A condenser lens is incorporated into the focusing screen giving a bright screen especially at the edges. A huge Albada finder forms the front of the viewing hood, this showed the field of view for 5 and 8.5 cm lenses. The mirror surface of the Albada was also for use in self-portraits in conjunction with the delayed action timer. The focusing screen is marked for the two telephoto fields of view. Looking into the focusing hood the user would be able adjust the exposure meter needle shown in a window to the left of the hood.

The meter is uncoupled and works in a similar way to the Contax III. The controls are placed around the viewing lens, first an index is set against the film speed, the 'shutter' dial is then used to line up the meter needle against a mark in the meter window, the shutter/aperture pairs can then be read and transferred to the camera controls.

There is a separate shutter release when the delayed action timer is in use.

Early versions have a lever to raise the magnifier in the hood, later this was replaced by a catch, other variations are the film speed numbers which are in DIN or Scheiner. The table on the focusing hood near the shutter release showing speed settings for the exposure meter multiplier indices was not present on very early models.

The weight of the camera with the f2.8 Tessar was 50 oz. and the cost £64.12.6. The camera and lenses shown would have cost £150.

The accessory lenses are not always easy to fit to the camera; the long sunk mount tends to bind in the camera throat. The 13.5 cm is a particular heavy lens and requires only a short movement to extend the lens for focus to 6 feet, making critical focusing difficult.

Lenses available:

  • f1.5 5 cm Sonnar.
  • f2 5 cm Sonnar.
  • f2.8 5 cm Tessar.
  • f2 8.5 cm Sonnar (1936).
  • f4 8.5 cm Triotar (1936).
  • f4 13.5 cm Sonnar (1936).
  • f2.8 3.5 cm Biogon (1937).
  • f4.5 3.5 cm Orthometer (1938).

Accessories available included:

  • View-finder for 3.5 cm lenses, this fits on the bayonet around the taking lens.
  • Attachment to fit Contameter (1343) of Contax I and II. This is a metal plate that fits to the tripod socket and carries a fixing for the Contameter, the camera was used upside down.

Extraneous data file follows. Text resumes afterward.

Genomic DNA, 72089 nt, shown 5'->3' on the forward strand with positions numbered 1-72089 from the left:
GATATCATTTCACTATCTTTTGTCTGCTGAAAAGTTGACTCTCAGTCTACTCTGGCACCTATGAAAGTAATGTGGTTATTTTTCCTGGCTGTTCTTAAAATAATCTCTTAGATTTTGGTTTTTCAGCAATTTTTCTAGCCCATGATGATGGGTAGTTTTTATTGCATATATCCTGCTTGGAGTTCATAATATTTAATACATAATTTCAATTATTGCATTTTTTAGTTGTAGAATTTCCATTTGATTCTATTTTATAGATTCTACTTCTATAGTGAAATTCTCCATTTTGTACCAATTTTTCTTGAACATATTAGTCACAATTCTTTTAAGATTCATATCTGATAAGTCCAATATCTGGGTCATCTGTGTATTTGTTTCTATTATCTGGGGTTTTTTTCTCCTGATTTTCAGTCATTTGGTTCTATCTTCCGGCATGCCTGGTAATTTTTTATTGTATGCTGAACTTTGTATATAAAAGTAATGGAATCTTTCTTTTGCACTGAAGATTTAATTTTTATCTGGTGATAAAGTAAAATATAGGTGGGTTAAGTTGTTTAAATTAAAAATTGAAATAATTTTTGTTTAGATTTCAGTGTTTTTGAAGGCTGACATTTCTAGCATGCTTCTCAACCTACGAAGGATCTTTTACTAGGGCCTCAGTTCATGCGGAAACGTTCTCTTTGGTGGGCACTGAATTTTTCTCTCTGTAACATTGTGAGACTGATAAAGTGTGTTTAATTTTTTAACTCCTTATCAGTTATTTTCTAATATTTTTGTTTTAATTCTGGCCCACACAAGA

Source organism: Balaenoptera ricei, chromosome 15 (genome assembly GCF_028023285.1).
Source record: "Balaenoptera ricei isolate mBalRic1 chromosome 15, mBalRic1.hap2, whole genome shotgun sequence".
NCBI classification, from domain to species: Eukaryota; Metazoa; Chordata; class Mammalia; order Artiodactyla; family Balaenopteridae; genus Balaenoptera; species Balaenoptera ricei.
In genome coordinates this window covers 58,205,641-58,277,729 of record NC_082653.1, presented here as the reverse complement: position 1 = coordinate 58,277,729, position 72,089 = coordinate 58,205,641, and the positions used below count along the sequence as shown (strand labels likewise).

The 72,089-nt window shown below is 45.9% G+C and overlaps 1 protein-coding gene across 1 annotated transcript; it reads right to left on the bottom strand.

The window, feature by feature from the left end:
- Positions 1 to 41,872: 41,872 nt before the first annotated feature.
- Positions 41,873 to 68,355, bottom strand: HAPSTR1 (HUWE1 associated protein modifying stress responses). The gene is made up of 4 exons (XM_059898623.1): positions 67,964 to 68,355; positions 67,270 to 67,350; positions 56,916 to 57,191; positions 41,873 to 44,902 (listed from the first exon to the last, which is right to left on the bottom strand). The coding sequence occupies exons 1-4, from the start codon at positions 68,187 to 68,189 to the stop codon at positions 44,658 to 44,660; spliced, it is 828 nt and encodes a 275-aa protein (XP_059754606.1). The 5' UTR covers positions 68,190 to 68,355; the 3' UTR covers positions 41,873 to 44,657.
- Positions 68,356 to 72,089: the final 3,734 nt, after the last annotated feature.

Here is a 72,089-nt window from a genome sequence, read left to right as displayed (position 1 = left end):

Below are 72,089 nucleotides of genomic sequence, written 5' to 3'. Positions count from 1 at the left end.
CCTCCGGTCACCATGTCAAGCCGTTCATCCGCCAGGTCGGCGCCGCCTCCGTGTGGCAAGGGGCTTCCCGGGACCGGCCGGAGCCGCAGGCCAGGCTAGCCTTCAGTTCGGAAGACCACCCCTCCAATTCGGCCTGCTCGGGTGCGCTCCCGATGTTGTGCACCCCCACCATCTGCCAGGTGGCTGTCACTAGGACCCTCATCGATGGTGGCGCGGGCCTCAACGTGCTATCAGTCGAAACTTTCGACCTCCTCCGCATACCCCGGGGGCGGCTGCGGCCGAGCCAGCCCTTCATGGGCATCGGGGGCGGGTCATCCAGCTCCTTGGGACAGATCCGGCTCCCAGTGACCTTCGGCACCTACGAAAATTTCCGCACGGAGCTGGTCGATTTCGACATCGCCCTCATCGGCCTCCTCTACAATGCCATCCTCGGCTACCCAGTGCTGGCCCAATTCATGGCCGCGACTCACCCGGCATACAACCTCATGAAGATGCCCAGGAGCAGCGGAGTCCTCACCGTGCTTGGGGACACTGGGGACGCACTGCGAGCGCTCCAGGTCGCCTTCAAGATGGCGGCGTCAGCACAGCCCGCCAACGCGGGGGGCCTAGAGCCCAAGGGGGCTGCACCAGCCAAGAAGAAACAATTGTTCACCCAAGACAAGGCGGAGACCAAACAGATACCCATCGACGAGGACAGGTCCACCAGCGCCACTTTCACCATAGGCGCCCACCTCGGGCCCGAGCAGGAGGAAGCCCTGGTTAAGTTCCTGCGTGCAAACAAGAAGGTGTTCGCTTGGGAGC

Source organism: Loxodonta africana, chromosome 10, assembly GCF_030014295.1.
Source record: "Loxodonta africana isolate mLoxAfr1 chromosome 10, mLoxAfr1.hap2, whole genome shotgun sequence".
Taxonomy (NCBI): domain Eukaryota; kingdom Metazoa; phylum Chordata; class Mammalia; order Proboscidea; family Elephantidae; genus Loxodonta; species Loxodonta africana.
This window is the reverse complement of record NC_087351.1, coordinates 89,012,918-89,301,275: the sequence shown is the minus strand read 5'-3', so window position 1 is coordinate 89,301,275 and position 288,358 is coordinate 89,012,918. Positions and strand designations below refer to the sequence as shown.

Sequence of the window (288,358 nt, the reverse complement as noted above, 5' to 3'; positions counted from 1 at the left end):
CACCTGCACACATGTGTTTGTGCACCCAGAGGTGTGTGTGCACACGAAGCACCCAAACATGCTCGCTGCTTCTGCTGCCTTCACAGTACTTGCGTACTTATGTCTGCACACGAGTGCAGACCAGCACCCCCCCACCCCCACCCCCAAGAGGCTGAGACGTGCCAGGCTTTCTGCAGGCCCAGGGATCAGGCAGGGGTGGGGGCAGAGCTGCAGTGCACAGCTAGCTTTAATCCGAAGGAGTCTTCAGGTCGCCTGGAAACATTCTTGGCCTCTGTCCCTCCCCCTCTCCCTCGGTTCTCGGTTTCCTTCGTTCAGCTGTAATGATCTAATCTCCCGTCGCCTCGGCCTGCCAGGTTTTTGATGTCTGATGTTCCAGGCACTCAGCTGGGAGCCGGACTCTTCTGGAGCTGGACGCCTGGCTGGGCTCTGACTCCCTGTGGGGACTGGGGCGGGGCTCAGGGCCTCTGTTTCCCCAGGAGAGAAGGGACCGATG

• Plate Back.
  • Leather focusing hood.
  • Flash bulb synchroniser.
  • Mirror for focusing hood. This is for use at eye-level and gives an upside down laterally reversed image.
  • Lens hoods, these have a rectangular opening and fit the bayonet surrounding the lens, two were produced for the 5 cm Tessar or 5 cm Sonnars.
  • Focusing screen adapter, this fits onto the lens.
  • Reproduction stands.
  • Microscope attachment.
  • Outfit cases.
  • Adapter to fit lens to the Ikomat enlarger.

Code Names:
860/13 - Plate back. 540/14 - Slides. 328/10 - Red filter. C714 - Brochure.

References & Notes:
ZI Cat. 1936, p. 34. ZI Cat. 1937, pp. 48, 58, 66, 73. Contax Photography (1938), pp. 26, 43, 49, 63, 61, 71. BJA 1936, pp. 266, 545. BJA 1937, p. 550.

Further Information:
The 1936 BJA advertisement shows the lever to the magnifier, the 1937 BJA advertisement shows the catch. Tubbs, ZI Cameras. Wright & Matanle, Contax Checklist, p. 49.


No. 00 Cartridge Premo





Ansco Memo

Leica I(a)

Leica I(b)

Leica I(c)

Leica Standard

Leica II

Stereo attachment

Leica III

Leica Motor

Leica IIIa

Leica IIIb

Leica IIIc

Leica 250

Leica Single Exposure

Leica Ic

Leica IIc

Leica IIIc

Leica If Black Dial

Leica IIf Black Dial

Leica IIIf Black Dial

Leica IIf Red Dial

Leica IIIf Red Dial

Leica Ig

Leica IIIg

Leica M3

Leica M2

Leica MD

Contax I

Contax II

Contax III

Super Nettel


Tenax II

Tenax I


Peggy II

Korelle K

Argus A

Argus C-2

Argus K

Retina I


Certo Dollina

Super Dollina

Compass II



Verascope F 40

Finetta 88


Mercury II

Adox 300




Vitessa T


Werra IV





Kiev 4


Optima Ia

Super Shot 2.4

KI Monorail

Wray Stereo Graphic